Montgomery County Public Libraries

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Montgomery County Public Libraries
LocationMontgomery County, Maryland, U.S.
Size2,118,538 volume Edit this on Wikidata
Access and use
Population served1,044,292[2]
Other information
DirectorAnita Vassallo (Acting)

The Montgomery County Public Libraries (MCPL) is the public library system for residents of Montgomery County, Maryland. The system includes 21 publicly accessible branches and a public kiosk, as well as a branch in the Montgomery County Correctional facility.


Library service in Montgomery County started in 1869 when a group of Rockville and other area residents assembled in the County Courthouse to plan a joint stock library. Other independent libraries were formed in Montgomery County in the following years. For example, in 1893 a group of private citizens in Kensington established the Noyes Library. From 1893 until 1950, independent public or subscriber funded libraries provided limited services to residents of southern Montgomery County. Nine independent library associations operated facilities located in Bethesda, Four Corners, Gaithersburg, Garrett Park, Kensington, Rockville, Sherwood, Silver Spring, and Wheaton.[4]

In 1945 the Maryland Legislature passed the State Library Law which provided matching state funds for County library systems, based on a County's population.[4] On May 31, 1950, the Montgomery County Council passed the County Library Law of 1950, which created a Department of Public Libraries administered by a professional librarian and advised by a Library Board. George B. Moreland was hired as the first Director of the Library System. The Library Board was appointed by the County Council and assumed its duties in February 1951.[5]

By July 1, 1951, when the Department officially began its operations, seven of the nine independent Montgomery County libraries agreed to hand over administrative control to the new system in exchange for improved library service.[5] Remaining independent meant that a library would have to operate from individual subscriptions, donations and fundraising, whereas joining the county system meant that it would receive county funds.[6] The Library System began operation with properties and administrative control of seven formerly independent libraries, including Four Corners, Gaithersburg, Garrett Park, Noyes, Sherwood, Silver Spring, and Wheaton. The Bethesda Library Association transferred its facility and collections to the County on July 1, 1952, but the Rockville Library Association did not follow suit until July 1, 1957.[4]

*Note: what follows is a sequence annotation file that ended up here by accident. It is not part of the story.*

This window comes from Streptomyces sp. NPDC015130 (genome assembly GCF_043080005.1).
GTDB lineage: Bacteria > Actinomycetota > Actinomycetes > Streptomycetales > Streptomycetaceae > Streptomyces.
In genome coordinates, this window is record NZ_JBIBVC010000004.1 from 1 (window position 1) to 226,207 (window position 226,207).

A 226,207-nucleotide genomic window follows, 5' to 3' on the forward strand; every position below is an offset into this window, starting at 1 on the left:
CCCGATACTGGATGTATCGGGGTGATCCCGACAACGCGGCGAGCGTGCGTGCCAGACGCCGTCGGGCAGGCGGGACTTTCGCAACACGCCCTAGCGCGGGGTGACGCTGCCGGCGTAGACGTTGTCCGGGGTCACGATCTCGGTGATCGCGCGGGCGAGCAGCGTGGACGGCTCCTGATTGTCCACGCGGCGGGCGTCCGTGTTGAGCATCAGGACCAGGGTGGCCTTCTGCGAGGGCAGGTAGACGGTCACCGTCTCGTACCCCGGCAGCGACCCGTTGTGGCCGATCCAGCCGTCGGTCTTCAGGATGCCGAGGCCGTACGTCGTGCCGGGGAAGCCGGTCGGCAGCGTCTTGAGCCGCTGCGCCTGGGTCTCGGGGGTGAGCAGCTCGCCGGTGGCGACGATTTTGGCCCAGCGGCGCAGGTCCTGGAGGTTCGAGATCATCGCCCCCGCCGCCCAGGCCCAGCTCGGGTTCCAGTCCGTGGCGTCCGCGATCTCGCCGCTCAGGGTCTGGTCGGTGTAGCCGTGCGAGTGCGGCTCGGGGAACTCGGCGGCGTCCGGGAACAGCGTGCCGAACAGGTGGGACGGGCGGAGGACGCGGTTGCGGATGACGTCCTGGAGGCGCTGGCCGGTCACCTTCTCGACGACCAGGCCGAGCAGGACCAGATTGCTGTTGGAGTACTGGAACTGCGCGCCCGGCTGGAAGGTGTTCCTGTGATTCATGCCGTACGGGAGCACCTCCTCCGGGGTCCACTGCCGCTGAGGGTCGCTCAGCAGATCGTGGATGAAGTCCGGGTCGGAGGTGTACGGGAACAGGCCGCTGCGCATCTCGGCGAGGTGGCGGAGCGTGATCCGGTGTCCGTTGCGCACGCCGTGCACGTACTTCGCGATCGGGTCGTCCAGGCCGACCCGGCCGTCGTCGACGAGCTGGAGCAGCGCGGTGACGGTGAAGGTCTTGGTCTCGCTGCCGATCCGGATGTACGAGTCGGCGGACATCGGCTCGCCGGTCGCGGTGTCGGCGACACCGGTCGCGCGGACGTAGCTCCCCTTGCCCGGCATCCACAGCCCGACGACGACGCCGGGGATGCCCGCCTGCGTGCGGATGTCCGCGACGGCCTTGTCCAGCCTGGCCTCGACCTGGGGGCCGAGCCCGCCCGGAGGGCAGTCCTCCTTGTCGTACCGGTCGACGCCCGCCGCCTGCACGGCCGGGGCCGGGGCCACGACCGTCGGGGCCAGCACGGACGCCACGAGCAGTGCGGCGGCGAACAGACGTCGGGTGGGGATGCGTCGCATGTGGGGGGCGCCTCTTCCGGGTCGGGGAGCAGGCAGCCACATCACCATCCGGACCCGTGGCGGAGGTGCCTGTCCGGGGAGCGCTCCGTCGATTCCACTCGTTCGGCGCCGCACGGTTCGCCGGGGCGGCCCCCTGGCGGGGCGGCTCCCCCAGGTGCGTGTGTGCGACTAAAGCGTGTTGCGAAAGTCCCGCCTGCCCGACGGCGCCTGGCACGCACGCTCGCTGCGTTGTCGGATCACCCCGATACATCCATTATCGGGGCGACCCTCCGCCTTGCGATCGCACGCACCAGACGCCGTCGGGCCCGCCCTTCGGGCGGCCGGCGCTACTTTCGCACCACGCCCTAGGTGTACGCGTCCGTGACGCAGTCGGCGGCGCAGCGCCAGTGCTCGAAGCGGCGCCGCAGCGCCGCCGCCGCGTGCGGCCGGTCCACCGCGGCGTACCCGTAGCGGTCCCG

Today Montgomery County Public Libraries (MCPL) consists of 21 branches. MCPL also provides services at the Montgomery County Correctional Facility.


MCPL is a Montgomery County government agency. The current Acting Director of Public Libraries is Anita Vassallo.[7]

The Public Libraries budget is included in the County budget process. The approved budget for fiscal year 2017 (July 2016–June 2017) is US$40,658,904. This includes money for facilities, physical and electronic collections and databases, staff, and programs. Public Libraries employees are County employees. For Fiscal Year 2017, the approved budget included 215 full-time and 209 part-time positions.[3]

In 2016, the MCPL released a new strategic plan for Fiscal Years 2017-2020,[8] which includes four core aspects: